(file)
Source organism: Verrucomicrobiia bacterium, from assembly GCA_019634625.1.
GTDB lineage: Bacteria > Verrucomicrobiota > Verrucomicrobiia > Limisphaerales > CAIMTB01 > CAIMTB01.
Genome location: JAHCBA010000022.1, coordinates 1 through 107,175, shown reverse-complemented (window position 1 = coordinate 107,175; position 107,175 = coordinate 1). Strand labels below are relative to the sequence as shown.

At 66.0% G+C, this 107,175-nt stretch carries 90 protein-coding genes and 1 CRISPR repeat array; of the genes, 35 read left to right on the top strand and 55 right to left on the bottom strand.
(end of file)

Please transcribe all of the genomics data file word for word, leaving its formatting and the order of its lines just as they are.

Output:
Source organism: Verrucomicrobiia bacterium, from assembly GCA_019634625.1.
GTDB lineage: Bacteria > Verrucomicrobiota > Verrucomicrobiia > Limisphaerales > CAIMTB01 > CAIMTB01.
Genome location: JAHCBA010000022.1, coordinates 1 through 107,175, shown reverse-complemented (window position 1 = coordinate 107,175; position 107,175 = coordinate 1). Strand labels below are relative to the sequence as shown.

At 66.0% G+C, this 107,175-nt stretch carries 90 protein-coding genes and 1 CRISPR repeat array; of the genes, 35 read left to right on the top strand and 55 right to left on the bottom strand.